Minutes later, a kind-looking Korean gentleman in a gray sport coat and red and blue checked button-up took the seat beside me. He was in his mid- to late-50s, and smiled with kind eyes as he scooted down into his confined slot. His English was fairly good, and he immediately began asking about my travels. I learned that he’d make the onerous trip from his home in Korea to Seattle just four days prior to attend his sister’s funeral. She’d immigrated to the U.S. thirty years ago and died suddenly from lung cancer. I in shared that I was from NC and was headed to Thailand to work at a dog rescue. His eyes widened with astonishment and he shook his head. ‘How many hours you travel?!’ he gasped. ‘You travel all the way to Thailand for dogs?! Are these special dogs?’ he continued in disbelief. I chuckled that they were, indeed, pretty special, then whipped out my cell phone photos and amused him with Sanchez’ adoption story. I went on to explain that she was part Korean Jindo, and he was immediately impressed, having some knowledge of the breed. He reminisced that his sister loved dogs, and that she was regrettably leaving behind her two beloved senior pups. ‘I can learn from you,’ the gentleman finally finished. ‘You have great patience to do this.’

Over the course of the trip, my kind seatmate continued to regale me with stories – from his year in the U.S. for a CPA internship to his three years in Kazakhstan where he studied Asian antiquities. An enthusiast of Asian history and languages, he walked me through centuries of linguistic evolution and even gave me an introduction to understanding Chinese characters, of which he has learned ‘three to four thousand.’ We chatted and laughed intermittently throughout the flight and by the time we touched down in Seoul, I felt like he was an old friend.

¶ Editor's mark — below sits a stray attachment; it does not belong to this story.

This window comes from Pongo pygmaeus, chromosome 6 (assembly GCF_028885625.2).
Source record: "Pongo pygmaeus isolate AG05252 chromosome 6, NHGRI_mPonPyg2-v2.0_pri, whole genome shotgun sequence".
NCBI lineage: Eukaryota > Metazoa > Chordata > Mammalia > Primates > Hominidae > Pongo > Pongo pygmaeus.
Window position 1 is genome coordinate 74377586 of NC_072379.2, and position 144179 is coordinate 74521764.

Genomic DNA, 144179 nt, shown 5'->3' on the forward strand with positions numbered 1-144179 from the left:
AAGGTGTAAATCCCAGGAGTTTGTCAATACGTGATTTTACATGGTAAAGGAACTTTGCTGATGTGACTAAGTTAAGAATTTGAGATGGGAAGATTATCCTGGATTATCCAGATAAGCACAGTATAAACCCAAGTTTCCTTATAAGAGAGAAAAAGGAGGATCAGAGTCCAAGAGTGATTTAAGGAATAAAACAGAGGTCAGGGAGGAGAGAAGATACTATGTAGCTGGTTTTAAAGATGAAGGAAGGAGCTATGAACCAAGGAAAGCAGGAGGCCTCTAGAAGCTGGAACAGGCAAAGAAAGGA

Toward the end of the flight, he turned to me and told me that my smile made him feel comfortable, and that he was happy to have someone to talk to. Pulling a pen from his shirt pocket, he scribbled two Chinese characters on his Delta drink napkin. He handed me the napkin, explaining the first symbol meant ‘road,’ and the second ‘accompany,’ ultimately thanking me for being his ‘do ban,’ or travel companion. For me, this is one of the greatest parts of travel – no matter how quickly someone enters and exits your life, you meet people who somehow change your world forever.

And while my smile may have made him feel at ease in striking up a conversation in his non-native language, he’ll never know just what his kindness did for me on that arduous long-haul flight. I’m not sure what I would have done without a do ban for those 12 grueling hours. To the man in seat 34B, gamsahamnida… I am forever grateful.